Abstract: In this theoretical study, the H2 adsorption is considered in a novel system formed by a (6,6) carbon nanotube fragment and a planar graphene layer portion, when they are separated 4.72 a.u., with both subsystems inside a cubic supercell box of 25 a.u. side. There is greater H2 adsorption inside the carbon nanotube than in the interstitial space between the graphene layer and the carbon nanotube. The results are compared with the way the H2 molecule is adsorbed upon a lonely graphene layer and inside or outside the (6,6) carbon nanotube. It is studied if in the interstitial space close to the middle point between the wall and the graphene layer the hydrogen molecule could be adsorbed with a greater binding energy that in any other case. This was not possible for the selected supercell, but there are given some suggestions to be explored (using a nanotube with smaller radii or increasing the size of the supercell), that perhaps can optimize the binding energy for H2 adsorption. A general result is that the size of the cubic supercell can be selected to confine not only hydrogen inside the carbon nanotube but also in the interstitial space between the carbon nanotube wall and the graphene layer. It is believed that the studied system or a modification of this could sooner or later be used in a competitive way in comparison with other H2 storage materials respect to the hydrogen adsorption and desorption process.
Authors: Ling Ling Luo, Xing Xing Gu, Jun Wu, Shu Xian Zhong, Jian Rong Chen
Abstract: Graphene for its unique physical structure, excellent mechanical, electrical and physical properties has been widely applied in nanoelectronics, microelectronics, energy storage material, composite materials and so on. In recent years, many researchers found graphene have outstanding adsorption capacity of contaminants in aqueous solution due to its high specific surface area. This paper summarized the graphene, graphene oxide and functionalized graphene removing various heavy metals in waste water.
Authors: Antoine Tiberj, Marta Martin, Nicolas Camara, P. Poncharal, T. Michel, J.L. Sauvajol, Phillippe Godignon, Jean Camassel
Abstract: We report an investigation of few layers graphene exfoliated on SiC. Using AFM and Raman spectroscopy, we find that the graphene thickness determined from the normalized intensity of Raman lines significantly depart from the one obtained using XPS.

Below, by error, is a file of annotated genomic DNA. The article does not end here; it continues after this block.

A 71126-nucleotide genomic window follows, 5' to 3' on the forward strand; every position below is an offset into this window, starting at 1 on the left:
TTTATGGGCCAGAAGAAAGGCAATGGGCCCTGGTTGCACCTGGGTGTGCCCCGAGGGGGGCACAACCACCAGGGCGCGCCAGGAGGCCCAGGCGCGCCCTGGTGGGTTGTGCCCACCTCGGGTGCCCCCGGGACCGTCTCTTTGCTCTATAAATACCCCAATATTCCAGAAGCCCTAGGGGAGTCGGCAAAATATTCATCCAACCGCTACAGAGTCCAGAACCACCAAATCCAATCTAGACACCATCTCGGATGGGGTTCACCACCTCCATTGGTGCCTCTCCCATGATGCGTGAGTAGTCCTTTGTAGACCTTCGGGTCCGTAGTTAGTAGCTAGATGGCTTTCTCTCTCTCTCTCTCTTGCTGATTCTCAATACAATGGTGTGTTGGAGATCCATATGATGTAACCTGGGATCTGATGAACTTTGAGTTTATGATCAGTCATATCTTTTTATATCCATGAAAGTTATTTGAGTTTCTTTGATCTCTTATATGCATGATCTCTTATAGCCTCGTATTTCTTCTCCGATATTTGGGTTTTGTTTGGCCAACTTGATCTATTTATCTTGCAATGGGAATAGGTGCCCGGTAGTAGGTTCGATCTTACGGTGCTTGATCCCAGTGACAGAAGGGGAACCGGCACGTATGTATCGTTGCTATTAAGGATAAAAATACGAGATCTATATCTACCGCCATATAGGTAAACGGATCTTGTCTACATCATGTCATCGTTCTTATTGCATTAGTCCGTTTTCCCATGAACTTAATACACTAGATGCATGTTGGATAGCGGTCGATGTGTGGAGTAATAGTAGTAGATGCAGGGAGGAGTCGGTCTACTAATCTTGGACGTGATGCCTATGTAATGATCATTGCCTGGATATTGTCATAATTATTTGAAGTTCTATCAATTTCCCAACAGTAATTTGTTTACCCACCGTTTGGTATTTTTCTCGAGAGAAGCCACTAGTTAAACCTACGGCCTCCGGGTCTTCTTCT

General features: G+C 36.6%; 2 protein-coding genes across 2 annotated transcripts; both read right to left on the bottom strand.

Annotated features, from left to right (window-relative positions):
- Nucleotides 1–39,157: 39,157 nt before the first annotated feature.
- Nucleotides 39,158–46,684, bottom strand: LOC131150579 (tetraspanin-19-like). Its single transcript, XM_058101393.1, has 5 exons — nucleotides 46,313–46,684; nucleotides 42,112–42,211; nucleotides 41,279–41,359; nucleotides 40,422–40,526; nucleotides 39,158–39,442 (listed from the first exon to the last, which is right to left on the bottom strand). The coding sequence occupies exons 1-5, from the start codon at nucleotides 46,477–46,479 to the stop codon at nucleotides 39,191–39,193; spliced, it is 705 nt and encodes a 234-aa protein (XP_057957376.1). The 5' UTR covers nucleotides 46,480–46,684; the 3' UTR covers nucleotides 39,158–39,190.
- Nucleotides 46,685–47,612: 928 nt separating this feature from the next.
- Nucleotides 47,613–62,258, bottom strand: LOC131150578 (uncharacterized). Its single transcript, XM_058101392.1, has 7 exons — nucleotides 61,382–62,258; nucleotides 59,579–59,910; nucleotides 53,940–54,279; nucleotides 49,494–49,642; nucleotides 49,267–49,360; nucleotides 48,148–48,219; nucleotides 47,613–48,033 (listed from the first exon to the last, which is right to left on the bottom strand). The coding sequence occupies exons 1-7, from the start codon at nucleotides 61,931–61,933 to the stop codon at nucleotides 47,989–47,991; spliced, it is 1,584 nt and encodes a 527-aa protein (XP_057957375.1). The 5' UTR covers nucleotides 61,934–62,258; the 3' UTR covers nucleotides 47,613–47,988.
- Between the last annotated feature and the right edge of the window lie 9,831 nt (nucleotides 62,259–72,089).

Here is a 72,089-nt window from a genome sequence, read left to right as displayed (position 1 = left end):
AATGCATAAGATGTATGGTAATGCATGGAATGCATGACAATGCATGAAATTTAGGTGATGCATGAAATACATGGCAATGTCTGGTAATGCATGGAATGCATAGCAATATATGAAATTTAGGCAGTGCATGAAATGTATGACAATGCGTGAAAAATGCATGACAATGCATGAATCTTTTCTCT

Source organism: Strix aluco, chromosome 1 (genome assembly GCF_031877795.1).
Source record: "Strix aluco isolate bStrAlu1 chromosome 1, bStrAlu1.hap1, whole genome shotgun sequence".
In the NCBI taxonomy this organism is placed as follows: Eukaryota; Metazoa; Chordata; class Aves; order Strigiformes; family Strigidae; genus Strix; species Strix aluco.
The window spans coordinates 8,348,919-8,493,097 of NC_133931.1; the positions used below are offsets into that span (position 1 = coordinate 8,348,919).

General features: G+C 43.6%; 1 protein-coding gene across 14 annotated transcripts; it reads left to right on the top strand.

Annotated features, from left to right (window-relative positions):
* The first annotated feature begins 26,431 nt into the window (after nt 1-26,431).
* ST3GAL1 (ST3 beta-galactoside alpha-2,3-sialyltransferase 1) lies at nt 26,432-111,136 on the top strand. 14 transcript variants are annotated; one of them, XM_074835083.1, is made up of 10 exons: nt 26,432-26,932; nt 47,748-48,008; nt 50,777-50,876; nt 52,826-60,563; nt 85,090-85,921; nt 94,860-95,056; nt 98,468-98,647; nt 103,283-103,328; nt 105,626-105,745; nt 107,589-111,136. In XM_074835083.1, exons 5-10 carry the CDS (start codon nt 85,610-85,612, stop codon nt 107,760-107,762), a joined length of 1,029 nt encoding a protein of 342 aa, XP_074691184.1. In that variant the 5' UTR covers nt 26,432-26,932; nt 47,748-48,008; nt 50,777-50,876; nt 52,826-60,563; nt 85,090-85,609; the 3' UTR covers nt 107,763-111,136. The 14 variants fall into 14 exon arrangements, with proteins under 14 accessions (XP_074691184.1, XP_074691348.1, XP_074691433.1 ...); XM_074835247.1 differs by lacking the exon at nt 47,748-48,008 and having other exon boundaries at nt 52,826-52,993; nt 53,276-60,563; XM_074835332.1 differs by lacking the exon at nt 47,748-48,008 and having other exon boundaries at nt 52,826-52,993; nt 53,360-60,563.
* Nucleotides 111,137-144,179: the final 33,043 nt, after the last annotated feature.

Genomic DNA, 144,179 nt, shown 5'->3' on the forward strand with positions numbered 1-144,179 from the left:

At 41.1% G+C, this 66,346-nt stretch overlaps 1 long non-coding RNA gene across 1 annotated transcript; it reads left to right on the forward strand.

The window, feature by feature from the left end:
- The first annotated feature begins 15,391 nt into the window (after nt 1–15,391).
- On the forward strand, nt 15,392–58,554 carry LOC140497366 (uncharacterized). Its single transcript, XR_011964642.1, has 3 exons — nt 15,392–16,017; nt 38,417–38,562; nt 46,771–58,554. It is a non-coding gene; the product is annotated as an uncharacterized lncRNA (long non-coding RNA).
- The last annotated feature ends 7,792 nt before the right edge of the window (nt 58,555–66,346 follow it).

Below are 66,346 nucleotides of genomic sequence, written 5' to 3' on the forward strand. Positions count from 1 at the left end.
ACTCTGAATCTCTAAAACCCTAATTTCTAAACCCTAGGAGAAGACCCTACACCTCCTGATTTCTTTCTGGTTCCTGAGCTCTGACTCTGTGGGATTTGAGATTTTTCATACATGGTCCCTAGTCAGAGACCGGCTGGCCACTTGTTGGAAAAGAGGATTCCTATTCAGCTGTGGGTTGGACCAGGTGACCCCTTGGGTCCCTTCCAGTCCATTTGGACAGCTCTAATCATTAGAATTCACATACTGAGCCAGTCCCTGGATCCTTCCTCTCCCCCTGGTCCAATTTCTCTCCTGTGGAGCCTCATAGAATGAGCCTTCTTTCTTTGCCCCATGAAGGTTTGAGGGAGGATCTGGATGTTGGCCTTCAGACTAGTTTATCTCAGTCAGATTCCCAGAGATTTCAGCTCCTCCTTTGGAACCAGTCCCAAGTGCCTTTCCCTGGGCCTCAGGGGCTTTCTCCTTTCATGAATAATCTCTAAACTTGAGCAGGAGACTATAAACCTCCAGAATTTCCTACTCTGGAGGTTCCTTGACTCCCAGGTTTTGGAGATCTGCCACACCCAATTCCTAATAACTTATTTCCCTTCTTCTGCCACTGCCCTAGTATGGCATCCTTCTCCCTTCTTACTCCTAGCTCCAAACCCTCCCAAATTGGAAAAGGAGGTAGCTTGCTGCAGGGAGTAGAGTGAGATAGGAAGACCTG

Authors: Yuda Yürüm, Burcu Saner Okan, Firuze Okyay, Alp Yürüm, Fatma Dinç, Neylan Görgülü, Selmiye Alkan Gürsel
Abstract: Graphene is a flat monolayer of carbon atoms tightly packed into a two-dimensional 2D honeycomb lattice. The graphene sheets in graphite interact with each other through van der Waals forces to form layered structure. The first graphene sheets were obtained by extracting monolayer sheets from the three-dimensional graphite using a technique called micromechanical cleavage in 2004 [. There are numerous attempts in the literature to produce monolayer graphene sheets by the treatment of graphite. The first work was conducted by Brodie in 1859 and GO was prepared by repeated treatment of Ceylon graphite with an oxidation mixture consisting of potassium chlorate and fuming nitric acid [. Then, in 1898, Staudenmaier produced graphite oxide (GO) by the oxidation of graphite in concentrated sulfuric acid and nitric acid with potassium chlorate [. However, this method was time consuming and hazardous. Hummers and Offeman found a rapid and safer method for the preparation of GO and in this method graphite was oxidized in water free mixture of sulfuric acid, sodium nitrate and potassium permanganate [.
Authors: Yoshifumi Morita
Abstract: Our focus is on the graphene under a magnetic field with Landau levels i.e. quantum Hall regime where a ‘confining potential’ is imposed by a finite electric field. In our theory, the graphene is modelled by a conventional fermion on a honeycomb lattice and the finite electric field is by a static potential. We reveal the fate/breakdown of the quantum Hall regime. A possible candidate of this kind of system is a grapheneQuantumDot, which we also discussed in the light of our theory.